Romanos I Lekapenos
|Romanos I Lekapenos|
|Emperor and Autocrat of the Romans|
|Reign||17 December 919 –|
16/20 December 944
(under regent rule)
|Successor||Constantine VII (sole rule)|
|Co-emperors||Constantine VII (920–944)|
|Died||15 June 948 (aged 77–78)|
Romanos I Lekapenos (Greek: Ρωμανός Λεκαπηνός; c. 870 – 15 June 948), Latinized as Romanus I Lecapenus, was a Byzantine-Armenian naval admiral who became Byzantine emperor and reigned from December 919 until his deposition on December 944.
Romanos Lekapenos, born in Lakape (later Laqabin) between Melitene and Samosata (hence the name), was the son of an Armenian peasant with the remarkable name of Theophylact the Unbearable (Theophylaktos Abastaktos). However, according to the Byzantinist Anthony Kaldellis, Romanos is discussed in many Byzantine sources, but none of them calls him an Armenian. His father came from humble origin and that's the reason he was assumed to have been Armenian. This alleged ethnicity has been repeated so often in literature that it has acquired the status of a known fact, even though it is based on the most tenuous of indirect connections. Nevertheless, his father Theophylact, as a soldier, had rescued the Emperor Basil I from the enemy in battle at Tephrike and had been rewarded by a place in the Imperial Guard.
Although he did not receive any refined education (for which he was later abused by his son-in-law Constantine VII), Romanos advanced through the ranks of the army during the reign of Emperor Leo VI the Wise. In 911 he was general of the naval theme of Samos and later served as admiral of the fleet (droungarios tou ploimou). In this capacity he was supposed to participate in the Byzantine operations against Bulgaria on the Danube in 917, but he was unable to carry out his mission. In the aftermath of the disastrous Byzantine defeat at the Battle of Acheloos in 917 by the Bulgarians, Romanos sailed to Constantinople, where he gradually overcame the discredited regency of Empress Zoe Karvounopsina and her supporter Leo Phokas.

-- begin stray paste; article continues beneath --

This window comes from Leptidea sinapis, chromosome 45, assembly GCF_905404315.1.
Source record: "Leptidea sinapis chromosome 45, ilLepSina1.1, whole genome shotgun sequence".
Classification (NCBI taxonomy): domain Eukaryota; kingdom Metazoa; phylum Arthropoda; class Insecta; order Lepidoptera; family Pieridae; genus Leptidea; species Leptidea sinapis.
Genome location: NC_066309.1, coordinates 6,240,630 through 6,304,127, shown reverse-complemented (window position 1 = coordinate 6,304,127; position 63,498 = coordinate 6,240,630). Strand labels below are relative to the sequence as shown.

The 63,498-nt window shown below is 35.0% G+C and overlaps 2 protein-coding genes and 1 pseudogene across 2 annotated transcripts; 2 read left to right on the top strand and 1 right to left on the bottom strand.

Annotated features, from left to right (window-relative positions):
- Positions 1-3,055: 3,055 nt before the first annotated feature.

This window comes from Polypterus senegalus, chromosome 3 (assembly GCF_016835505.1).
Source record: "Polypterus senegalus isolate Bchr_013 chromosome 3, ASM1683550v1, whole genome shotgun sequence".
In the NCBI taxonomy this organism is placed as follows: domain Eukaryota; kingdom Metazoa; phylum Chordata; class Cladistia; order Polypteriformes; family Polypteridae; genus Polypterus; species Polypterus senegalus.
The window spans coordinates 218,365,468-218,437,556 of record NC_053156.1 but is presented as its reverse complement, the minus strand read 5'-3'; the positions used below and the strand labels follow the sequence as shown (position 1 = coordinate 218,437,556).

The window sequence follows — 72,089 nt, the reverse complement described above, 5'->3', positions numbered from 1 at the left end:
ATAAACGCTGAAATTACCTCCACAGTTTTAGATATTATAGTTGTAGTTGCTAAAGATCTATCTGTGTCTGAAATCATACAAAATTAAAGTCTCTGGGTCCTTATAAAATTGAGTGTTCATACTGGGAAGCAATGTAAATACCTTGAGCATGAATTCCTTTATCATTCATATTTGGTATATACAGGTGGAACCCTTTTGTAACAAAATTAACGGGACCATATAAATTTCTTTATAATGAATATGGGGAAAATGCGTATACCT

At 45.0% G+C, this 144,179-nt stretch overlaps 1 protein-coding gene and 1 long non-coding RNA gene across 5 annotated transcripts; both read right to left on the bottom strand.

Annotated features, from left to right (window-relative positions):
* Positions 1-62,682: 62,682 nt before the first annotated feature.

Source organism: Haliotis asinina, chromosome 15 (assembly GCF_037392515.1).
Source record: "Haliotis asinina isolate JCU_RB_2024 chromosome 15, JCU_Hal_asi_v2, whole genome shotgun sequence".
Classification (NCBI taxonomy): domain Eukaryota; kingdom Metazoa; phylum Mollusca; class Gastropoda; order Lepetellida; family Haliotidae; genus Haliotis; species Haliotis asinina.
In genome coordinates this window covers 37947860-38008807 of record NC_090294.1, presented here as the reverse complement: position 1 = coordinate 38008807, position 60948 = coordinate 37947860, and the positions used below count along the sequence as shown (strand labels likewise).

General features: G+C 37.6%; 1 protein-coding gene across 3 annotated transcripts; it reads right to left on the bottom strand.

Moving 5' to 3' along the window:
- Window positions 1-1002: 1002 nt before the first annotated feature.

Rise to power
On 25 March 919, at the head of his fleet, Lekapenos seized the Boukoleon Palace and the reins of government. Initially, he was named magistros and megas hetaireiarches, but he moved swiftly to consolidate his position: in April 919 his daughter Helena was married to Constantine VII, and Lekapenos assumed the new title basileopator; on 24 September, he was named Caesar; and on 17 December 919, Romanos Lekapenos was crowned senior emperor.
In subsequent years Romanos crowned his own sons co-emperors, Christopher in 921, Stephen and Constantine in 924, although, for the time being, Constantine VII was regarded as first in rank after Romanos himself. It is notable that, as he left Constantine VII untouched, he was called 'the gentle usurper'. Romanos strengthened his position by marrying his daughters to members of the powerful aristocratic families of Argyros and Mouseles, by recalling the deposed patriarch Nicholas Mystikos, and by putting an end to the conflict with the Papacy over the four marriages of Emperor Leo VI.
His early reign saw several conspiracies to topple him, which led to the successive dismissal of his first paradynasteuontes, John the Rhaiktor and John Mystikos. From 925 and until the end of his reign, the post was occupied by the chamberlain Theophanes.
War and peace with Bulgaria
The first major challenge faced by the new emperor was the war with Bulgaria, which had been re-ignited by the regency of Zoe. The rise to power of Romanos had curtailed the plans of Simeon I of Bulgaria for a marital alliance with Constantine VII, and Romanos was determined to deny the unpopular concession of imperial recognition to Simeon, which had already toppled two imperial governments. Consequently, the first four years of Romanos' reign were spent in warfare against Bulgaria. Although Simeon generally had the upper hand, he was unable to gain a decisive advantage because of the impregnability of Constantinople's walls. In 924, when Simeon had once again blockaded the capital by land, Romanos succeeded in opening negotiations. Meeting Simeon in person at Kosmidion, Romanos criticized Simeon's disregard for tradition and Orthodox Christian brotherhood and supposedly shamed him into coming to terms and lifting the siege. In reality, this was accomplished by Romanos' tacit recognition of Simeon as emperor of Bulgaria. Relations were subsequently marred by continued wrangling over titles (Simeon called himself emperor of the Romans as well), but peace had been effectively established.